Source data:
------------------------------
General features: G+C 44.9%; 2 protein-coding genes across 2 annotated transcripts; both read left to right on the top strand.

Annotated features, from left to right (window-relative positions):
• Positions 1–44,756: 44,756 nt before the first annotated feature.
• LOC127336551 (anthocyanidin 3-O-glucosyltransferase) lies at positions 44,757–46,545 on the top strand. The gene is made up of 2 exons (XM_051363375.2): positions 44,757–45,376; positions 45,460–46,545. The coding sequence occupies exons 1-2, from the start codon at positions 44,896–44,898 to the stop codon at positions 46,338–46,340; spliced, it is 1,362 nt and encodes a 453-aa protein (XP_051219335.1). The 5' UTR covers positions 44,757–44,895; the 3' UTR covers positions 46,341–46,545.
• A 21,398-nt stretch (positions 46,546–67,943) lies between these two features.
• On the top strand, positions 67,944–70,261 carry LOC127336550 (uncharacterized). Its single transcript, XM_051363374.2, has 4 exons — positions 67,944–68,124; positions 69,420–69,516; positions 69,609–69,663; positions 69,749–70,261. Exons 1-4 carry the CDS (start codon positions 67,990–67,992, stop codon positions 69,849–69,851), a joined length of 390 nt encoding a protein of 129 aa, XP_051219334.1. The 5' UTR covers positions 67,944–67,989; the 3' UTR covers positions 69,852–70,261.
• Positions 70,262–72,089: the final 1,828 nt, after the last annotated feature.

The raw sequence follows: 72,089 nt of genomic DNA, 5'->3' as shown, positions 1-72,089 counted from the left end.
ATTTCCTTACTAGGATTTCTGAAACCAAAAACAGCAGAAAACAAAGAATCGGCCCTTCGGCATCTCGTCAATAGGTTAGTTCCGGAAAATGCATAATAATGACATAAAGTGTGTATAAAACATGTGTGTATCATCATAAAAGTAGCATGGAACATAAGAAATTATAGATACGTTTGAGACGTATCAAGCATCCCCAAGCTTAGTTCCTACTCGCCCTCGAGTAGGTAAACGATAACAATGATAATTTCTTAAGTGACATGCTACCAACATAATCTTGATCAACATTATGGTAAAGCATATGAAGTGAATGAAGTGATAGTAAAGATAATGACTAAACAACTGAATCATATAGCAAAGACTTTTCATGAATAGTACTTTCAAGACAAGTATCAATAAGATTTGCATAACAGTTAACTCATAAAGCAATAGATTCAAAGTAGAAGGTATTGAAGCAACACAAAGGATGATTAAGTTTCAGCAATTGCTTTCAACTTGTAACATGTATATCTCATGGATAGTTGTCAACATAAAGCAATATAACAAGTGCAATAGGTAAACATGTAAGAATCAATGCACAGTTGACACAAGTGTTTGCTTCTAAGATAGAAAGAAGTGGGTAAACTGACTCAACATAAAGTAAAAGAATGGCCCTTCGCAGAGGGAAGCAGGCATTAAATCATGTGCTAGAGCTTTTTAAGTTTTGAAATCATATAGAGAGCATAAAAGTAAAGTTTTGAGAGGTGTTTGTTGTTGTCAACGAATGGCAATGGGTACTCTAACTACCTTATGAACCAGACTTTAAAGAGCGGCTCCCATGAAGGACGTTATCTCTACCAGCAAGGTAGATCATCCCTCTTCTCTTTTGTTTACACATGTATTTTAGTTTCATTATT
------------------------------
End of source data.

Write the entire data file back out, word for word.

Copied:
General features: G+C 44.9%; 2 protein-coding genes across 2 annotated transcripts; both read left to right on the top strand.

Annotated features, from left to right (window-relative positions):
• Positions 1–44,756: 44,756 nt before the first annotated feature.
• LOC127336551 (anthocyanidin 3-O-glucosyltransferase) lies at positions 44,757–46,545 on the top strand. The gene is made up of 2 exons (XM_051363375.2): positions 44,757–45,376; positions 45,460–46,545. The coding sequence occupies exons 1-2, from the start codon at positions 44,896–44,898 to the stop codon at positions 46,338–46,340; spliced, it is 1,362 nt and encodes a 453-aa protein (XP_051219335.1). The 5' UTR covers positions 44,757–44,895; the 3' UTR covers positions 46,341–46,545.
• A 21,398-nt stretch (positions 46,546–67,943) lies between these two features.
• On the top strand, positions 67,944–70,261 carry LOC127336550 (uncharacterized). Its single transcript, XM_051363374.2, has 4 exons — positions 67,944–68,124; positions 69,420–69,516; positions 69,609–69,663; positions 69,749–70,261. Exons 1-4 carry the CDS (start codon positions 67,990–67,992, stop codon positions 69,849–69,851), a joined length of 390 nt encoding a protein of 129 aa, XP_051219334.1. The 5' UTR covers positions 67,944–67,989; the 3' UTR covers positions 69,852–70,261.
• Positions 70,262–72,089: the final 1,828 nt, after the last annotated feature.

The raw sequence follows: 72,089 nt of genomic DNA, 5'->3' as shown, positions 1-72,089 counted from the left end.
ATTTCCTTACTAGGATTTCTGAAACCAAAAACAGCAGAAAACAAAGAATCGGCCCTTCGGCATCTCGTCAATAGGTTAGTTCCGGAAAATGCATAATAATGACATAAAGTGTGTATAAAACATGTGTGTATCATCATAAAAGTAGCATGGAACATAAGAAATTATAGATACGTTTGAGACGTATCAAGCATCCCCAAGCTTAGTTCCTACTCGCCCTCGAGTAGGTAAACGATAACAATGATAATTTCTTAAGTGACATGCTACCAACATAATCTTGATCAACATTATGGTAAAGCATATGAAGTGAATGAAGTGATAGTAAAGATAATGACTAAACAACTGAATCATATAGCAAAGACTTTTCATGAATAGTACTTTCAAGACAAGTATCAATAAGATTTGCATAACAGTTAACTCATAAAGCAATAGATTCAAAGTAGAAGGTATTGAAGCAACACAAAGGATGATTAAGTTTCAGCAATTGCTTTCAACTTGTAACATGTATATCTCATGGATAGTTGTCAACATAAAGCAATATAACAAGTGCAATAGGTAAACATGTAAGAATCAATGCACAGTTGACACAAGTGTTTGCTTCTAAGATAGAAAGAAGTGGGTAAACTGACTCAACATAAAGTAAAAGAATGGCCCTTCGCAGAGGGAAGCAGGCATTAAATCATGTGCTAGAGCTTTTTAAGTTTTGAAATCATATAGAGAGCATAAAAGTAAAGTTTTGAGAGGTGTTTGTTGTTGTCAACGAATGGCAATGGGTACTCTAACTACCTTATGAACCAGACTTTAAAGAGCGGCTCCCATGAAGGACGTTATCTCTACCAGCAAGGTAGATCATCCCTCTTCTCTTTTGTTTACACATGTATTTTAGTTTCATTATT